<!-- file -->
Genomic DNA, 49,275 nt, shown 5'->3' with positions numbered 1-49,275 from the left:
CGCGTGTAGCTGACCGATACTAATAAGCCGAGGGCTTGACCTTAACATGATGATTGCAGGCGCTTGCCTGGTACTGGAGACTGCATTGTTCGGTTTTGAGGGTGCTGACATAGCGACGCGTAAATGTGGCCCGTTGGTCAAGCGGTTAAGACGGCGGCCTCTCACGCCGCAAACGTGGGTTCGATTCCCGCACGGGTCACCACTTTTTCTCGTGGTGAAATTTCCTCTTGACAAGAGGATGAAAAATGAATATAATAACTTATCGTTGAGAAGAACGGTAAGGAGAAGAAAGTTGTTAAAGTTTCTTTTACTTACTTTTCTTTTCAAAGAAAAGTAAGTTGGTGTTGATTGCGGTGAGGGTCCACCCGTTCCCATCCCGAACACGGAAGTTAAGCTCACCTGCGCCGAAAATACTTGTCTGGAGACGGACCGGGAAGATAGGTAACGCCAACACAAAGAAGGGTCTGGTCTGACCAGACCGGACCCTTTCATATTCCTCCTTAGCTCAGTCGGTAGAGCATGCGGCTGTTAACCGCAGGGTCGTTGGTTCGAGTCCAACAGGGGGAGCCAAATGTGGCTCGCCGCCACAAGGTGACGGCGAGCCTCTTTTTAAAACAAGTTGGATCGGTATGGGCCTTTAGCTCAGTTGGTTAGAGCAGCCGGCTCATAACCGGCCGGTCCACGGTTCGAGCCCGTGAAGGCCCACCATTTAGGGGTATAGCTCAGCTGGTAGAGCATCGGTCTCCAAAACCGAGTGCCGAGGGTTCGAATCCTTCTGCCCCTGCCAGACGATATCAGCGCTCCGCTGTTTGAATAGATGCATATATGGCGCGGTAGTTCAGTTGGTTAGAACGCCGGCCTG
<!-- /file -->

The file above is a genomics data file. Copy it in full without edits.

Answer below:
Genomic DNA, 49,275 nt, shown 5'->3' with positions numbered 1-49,275 from the left:
CGCGTGTAGCTGACCGATACTAATAAGCCGAGGGCTTGACCTTAACATGATGATTGCAGGCGCTTGCCTGGTACTGGAGACTGCATTGTTCGGTTTTGAGGGTGCTGACATAGCGACGCGTAAATGTGGCCCGTTGGTCAAGCGGTTAAGACGGCGGCCTCTCACGCCGCAAACGTGGGTTCGATTCCCGCACGGGTCACCACTTTTTCTCGTGGTGAAATTTCCTCTTGACAAGAGGATGAAAAATGAATATAATAACTTATCGTTGAGAAGAACGGTAAGGAGAAGAAAGTTGTTAAAGTTTCTTTTACTTACTTTTCTTTTCAAAGAAAAGTAAGTTGGTGTTGATTGCGGTGAGGGTCCACCCGTTCCCATCCCGAACACGGAAGTTAAGCTCACCTGCGCCGAAAATACTTGTCTGGAGACGGACCGGGAAGATAGGTAACGCCAACACAAAGAAGGGTCTGGTCTGACCAGACCGGACCCTTTCATATTCCTCCTTAGCTCAGTCGGTAGAGCATGCGGCTGTTAACCGCAGGGTCGTTGGTTCGAGTCCAACAGGGGGAGCCAAATGTGGCTCGCCGCCACAAGGTGACGGCGAGCCTCTTTTTAAAACAAGTTGGATCGGTATGGGCCTTTAGCTCAGTTGGTTAGAGCAGCCGGCTCATAACCGGCCGGTCCACGGTTCGAGCCCGTGAAGGCCCACCATTTAGGGGTATAGCTCAGCTGGTAGAGCATCGGTCTCCAAAACCGAGTGCCGAGGGTTCGAATCCTTCTGCCCCTGCCAGACGATATCAGCGCTCCGCTGTTTGAATAGATGCATATATGGCGCGGTAGTTCAGTTGGTTAGAACGCCGGCCTG